CREATIVE PEAKS: Punk Rebels in Love

By on July 5, 2016

Off Square Theatre to stage a 1980s version of Taming of the Shrew.

Guest artists Arthur Keng and Joseph O’Malley in rehearsal for The Taming of the Shrew.  (Photo: Clare Payne Symmons)

Guest artists Arthur Keng and Joseph O’Malley in rehearsal for The Taming of the Shrew.  (Photo: Clare Payne Symmons)

JACKSON HOLE, WY – Tis the season of The Taming of the Shrew. Which is a strange thing to say considering Shakespeare’s second play is one of his prickliest, and most unpalatable, some say.

In June, Hogarth Press issued a retelling of the play in novel form, Vinegar Hill by Anne Tyler. Also in June, The Public Theater in New York City produced and all-female version of the play in Central Park, directed by the award-winning director Julie Taymor.

And now, Off Square Theatre offers a contemporary Taming as its annual free Thin Air Shakespeare production. The show will run two consecutive weekends, July 8 to 10 and July 15 to 17.

“Our version is set in the early 1980s,” said Natalia Duncan, Off Square’s artistic director. “Katherina and Petruccio are punk rock rebels. They are both outsiders from the rest of the world.”

Macker plays Katherina, or Kate a.k.a. the shrew. She’s the independent-minded, willful sister of Bianca. All the dudes in town are after Bianca—she’s pretty and her dad’s wealthy. But first someone has to marry the elder sister, Kate. Petruccio is pushed into the role of Kate’s suitor. Then all manner of surprises ensue.

Taming is known for its misogynistic view of women as property. It’s also known as a screwball comedy where characters disguise themselves as other characters, and perhaps nobody is exactly who he or she seems to be.

“There are a lot of masters and servants pretending to be someone else,” Macker said. “It’s fun for the audience because they are let in on the joke.”

Macker spearheaded Thin Air Shakespeare four years ago. She said the intention is to have fun, keep the spirit of Shakespeare alive, and help audiences connect with the plays.

“The reason Shakespeare has been popular for the last 400 years is because of timelessness of characters and humanity in the plays,” she said.

Humanity toward women may be in question in Taming. Guest director Edgar Landa says this is the challenge and fun of producing the play today.

“The play was written in a certain time and cultural context that we are viewing through our modern prism,” Landa said. “How Shakespeare meant it is up for grabs.”

Landa knows his Shakespeare. He lives in Los Angeles and works as an actor, director and fight choreographer. He directed last summer’s Thin Air Shakespeare production of A Midsummer Night’s Dream. He currently serves on the faculty of the USC School of Dramatic Arts and is a long-time member of Shakespeare & Company in Lenox, MA.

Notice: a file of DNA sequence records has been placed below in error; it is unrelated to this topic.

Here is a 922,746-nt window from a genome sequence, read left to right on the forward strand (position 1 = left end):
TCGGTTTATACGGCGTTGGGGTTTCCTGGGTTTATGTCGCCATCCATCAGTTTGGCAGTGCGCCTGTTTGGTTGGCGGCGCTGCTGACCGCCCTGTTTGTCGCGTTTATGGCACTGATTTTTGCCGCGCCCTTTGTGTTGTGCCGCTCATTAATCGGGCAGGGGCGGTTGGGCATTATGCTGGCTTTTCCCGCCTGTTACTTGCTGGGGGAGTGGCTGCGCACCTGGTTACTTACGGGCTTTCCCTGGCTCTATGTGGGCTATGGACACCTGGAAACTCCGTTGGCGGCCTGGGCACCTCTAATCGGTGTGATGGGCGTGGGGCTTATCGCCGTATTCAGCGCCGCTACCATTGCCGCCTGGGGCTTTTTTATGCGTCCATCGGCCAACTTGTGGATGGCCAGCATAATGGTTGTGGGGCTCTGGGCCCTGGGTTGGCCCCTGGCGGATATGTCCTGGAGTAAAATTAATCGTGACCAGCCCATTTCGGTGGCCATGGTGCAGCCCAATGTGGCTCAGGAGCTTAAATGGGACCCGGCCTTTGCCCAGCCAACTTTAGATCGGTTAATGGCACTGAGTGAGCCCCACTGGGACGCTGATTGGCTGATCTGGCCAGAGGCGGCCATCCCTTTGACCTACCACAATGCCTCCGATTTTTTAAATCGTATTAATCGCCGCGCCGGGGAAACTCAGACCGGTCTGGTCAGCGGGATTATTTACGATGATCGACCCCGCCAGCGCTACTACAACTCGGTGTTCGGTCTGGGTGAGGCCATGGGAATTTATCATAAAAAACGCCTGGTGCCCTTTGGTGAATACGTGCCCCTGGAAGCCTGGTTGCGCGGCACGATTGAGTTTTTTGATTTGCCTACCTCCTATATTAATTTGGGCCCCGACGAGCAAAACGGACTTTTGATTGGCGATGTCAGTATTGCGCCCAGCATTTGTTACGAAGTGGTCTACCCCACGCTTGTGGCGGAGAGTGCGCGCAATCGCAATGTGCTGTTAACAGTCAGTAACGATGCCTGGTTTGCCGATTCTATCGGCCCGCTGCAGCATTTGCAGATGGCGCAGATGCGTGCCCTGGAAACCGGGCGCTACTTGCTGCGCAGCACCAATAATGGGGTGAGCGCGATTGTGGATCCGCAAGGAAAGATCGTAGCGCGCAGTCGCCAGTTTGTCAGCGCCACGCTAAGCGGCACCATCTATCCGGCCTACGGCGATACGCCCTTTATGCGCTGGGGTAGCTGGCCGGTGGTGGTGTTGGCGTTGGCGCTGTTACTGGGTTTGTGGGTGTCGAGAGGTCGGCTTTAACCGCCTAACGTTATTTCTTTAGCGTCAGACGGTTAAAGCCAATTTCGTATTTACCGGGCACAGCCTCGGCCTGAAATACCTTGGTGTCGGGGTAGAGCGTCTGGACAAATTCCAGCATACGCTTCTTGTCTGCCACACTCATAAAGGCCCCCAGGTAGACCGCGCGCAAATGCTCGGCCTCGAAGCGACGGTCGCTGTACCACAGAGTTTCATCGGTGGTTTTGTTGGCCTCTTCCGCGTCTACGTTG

Rather than interpreting Kate as shrew-like, Landa chose to capitalize on her independent nature. “In our version of Taming of the Shrew, Kate just doesn’t want to be told what to do,” Landa said. “Hopefully we created a world so that’s evident.”

Macker says the physical comedy gives her character some levity. “I get to beat some people up and that’s pretty fun,” she said.

Both Macker and Landa agree that the famous last speech of the play is the most troublesome to work with. Kate gets the last word in the play, but her words are of subservience:

“Thy husband is thy lord, thy life, thy keeper,
Thy head, thy sovereign; one that cares for thee
And for thy maintenance; commits his body…”

“We can’t change the last speech, which is the most problematic of all,” Landa acknowledged. “We are trying to keep the words as they are and let the emotions in the words be there.”

Part of why her speech may make some uncomfortable, Macker explained, “is because, as much as we want things she says not to be true, some of the things are still true.”

Julie Taymor told The New York Times something similar when discussing her production in New York. “It’s good that we show it, and talk about it. A loudmouth woman with a strong opinion is still considered a shrew in our society.”

Landa says that Kate and Petruccio end up seeing eye to eye. Exactly how that plays out you’ll need to bring a picnic dinner to the Center this weekend to find out.

In addition to Macker, local performers include Scott Willis, Kelsey Johnson, Josh Griffith, Rosie McNamara, Brian Van Hatten, Ruth Ann Petroff, and Ray Fink. Guest artists include Arthur Keng, Joseph O’Malley, Michael Evans Lopez, Tim Venable, Charls Hall as well as Landa, assistant director Maria Pasquarelli, and scenic designer Maureen Weiss. PJH

Off Square Theatre Company, Thin Air Shakespeare, The Taming of the Shrew, July 8-10 and 15-17. The Center Amphitheater. Free. Picnicking begins at 6:30 p.m. Thin Air Shakespeare 7:30 p.m.

About Meg Daly

Meg Daly is a freelance writer and arts instigator. She grew up in Jackson in the 1970s and 80s, when there were fewer fences, but less culture. Follow Meg on Twitter @MegDaly1

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